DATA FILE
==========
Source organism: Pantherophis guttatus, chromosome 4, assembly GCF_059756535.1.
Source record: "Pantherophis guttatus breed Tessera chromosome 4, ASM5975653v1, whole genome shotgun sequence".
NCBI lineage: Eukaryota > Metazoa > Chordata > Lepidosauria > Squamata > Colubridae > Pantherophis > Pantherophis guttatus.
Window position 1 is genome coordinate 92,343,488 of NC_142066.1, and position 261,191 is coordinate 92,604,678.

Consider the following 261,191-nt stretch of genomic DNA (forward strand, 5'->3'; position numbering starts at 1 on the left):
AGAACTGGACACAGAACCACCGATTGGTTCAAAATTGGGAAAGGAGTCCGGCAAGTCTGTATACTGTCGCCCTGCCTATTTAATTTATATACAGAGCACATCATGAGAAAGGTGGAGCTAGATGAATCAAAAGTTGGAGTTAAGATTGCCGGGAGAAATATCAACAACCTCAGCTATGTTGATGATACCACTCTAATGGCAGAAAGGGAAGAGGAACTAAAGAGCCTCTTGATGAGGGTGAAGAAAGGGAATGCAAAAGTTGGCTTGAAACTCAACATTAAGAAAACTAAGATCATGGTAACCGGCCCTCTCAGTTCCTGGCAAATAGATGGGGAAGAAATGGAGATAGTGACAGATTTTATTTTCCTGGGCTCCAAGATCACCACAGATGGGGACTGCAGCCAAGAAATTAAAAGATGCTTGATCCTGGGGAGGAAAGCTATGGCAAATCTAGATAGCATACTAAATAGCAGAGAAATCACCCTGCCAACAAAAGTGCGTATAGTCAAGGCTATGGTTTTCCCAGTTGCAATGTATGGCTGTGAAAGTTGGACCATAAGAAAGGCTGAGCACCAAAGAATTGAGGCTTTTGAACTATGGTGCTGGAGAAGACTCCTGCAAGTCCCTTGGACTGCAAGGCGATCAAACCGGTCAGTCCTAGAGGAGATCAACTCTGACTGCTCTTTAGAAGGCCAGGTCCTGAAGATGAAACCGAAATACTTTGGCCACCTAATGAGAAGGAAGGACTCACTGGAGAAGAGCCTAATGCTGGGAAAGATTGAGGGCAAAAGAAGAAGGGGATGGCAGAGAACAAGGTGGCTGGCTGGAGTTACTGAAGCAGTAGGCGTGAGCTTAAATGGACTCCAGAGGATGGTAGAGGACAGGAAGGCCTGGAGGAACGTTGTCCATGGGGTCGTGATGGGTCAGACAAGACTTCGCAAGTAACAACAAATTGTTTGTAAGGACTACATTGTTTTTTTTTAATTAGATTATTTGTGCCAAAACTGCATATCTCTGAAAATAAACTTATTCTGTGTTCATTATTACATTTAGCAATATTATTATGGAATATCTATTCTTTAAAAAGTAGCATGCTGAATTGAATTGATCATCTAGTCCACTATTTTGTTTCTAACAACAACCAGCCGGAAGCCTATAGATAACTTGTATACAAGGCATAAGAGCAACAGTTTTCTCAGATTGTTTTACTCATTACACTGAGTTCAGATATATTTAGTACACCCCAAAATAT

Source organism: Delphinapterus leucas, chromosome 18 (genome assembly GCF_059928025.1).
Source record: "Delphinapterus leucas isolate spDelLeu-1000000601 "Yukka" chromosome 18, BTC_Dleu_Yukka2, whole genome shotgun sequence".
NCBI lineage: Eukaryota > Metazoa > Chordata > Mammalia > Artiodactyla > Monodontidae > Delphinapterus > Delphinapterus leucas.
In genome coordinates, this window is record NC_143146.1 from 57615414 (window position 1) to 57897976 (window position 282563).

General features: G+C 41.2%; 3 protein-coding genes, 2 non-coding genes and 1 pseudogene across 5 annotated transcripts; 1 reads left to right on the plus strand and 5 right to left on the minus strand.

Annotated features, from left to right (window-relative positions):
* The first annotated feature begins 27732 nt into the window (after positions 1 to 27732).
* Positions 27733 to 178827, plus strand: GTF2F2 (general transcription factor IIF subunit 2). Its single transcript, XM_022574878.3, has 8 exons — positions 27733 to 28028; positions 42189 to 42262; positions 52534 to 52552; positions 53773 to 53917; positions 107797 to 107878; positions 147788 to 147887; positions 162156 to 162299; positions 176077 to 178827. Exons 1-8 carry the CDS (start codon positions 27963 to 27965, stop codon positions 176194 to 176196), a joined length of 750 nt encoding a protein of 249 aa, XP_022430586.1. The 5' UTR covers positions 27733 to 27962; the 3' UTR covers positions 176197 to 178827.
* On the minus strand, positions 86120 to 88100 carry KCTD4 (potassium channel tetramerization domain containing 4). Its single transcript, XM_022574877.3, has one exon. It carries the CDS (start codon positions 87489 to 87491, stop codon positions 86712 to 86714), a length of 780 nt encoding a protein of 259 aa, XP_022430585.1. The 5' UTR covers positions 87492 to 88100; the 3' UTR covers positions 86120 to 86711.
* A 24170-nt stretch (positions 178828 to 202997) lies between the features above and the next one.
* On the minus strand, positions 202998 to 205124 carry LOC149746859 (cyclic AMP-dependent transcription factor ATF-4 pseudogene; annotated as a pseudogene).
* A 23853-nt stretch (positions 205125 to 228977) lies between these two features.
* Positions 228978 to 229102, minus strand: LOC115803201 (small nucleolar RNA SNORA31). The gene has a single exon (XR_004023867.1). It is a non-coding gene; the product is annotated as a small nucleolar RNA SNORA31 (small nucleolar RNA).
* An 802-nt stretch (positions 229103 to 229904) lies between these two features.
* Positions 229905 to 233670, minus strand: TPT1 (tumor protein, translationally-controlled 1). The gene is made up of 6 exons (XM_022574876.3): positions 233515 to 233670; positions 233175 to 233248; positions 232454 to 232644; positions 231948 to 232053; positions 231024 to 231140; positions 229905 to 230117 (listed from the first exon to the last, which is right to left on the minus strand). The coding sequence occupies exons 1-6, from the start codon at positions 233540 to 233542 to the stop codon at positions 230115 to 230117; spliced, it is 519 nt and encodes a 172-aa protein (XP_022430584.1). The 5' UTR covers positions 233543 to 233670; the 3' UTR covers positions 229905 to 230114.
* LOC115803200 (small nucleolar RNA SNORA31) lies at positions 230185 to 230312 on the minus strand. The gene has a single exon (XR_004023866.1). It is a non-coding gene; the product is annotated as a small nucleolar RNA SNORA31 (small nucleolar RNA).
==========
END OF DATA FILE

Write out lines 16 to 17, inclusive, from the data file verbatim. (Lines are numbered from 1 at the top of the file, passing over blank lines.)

* A 24170-nt stretch (positions 178828 to 202997) lies between the features above and the next one.
* On the minus strand, positions 202998 to 205124 carry LOC149746859 (cyclic AMP-dependent transcription factor ATF-4 pseudogene; annotated as a pseudogene).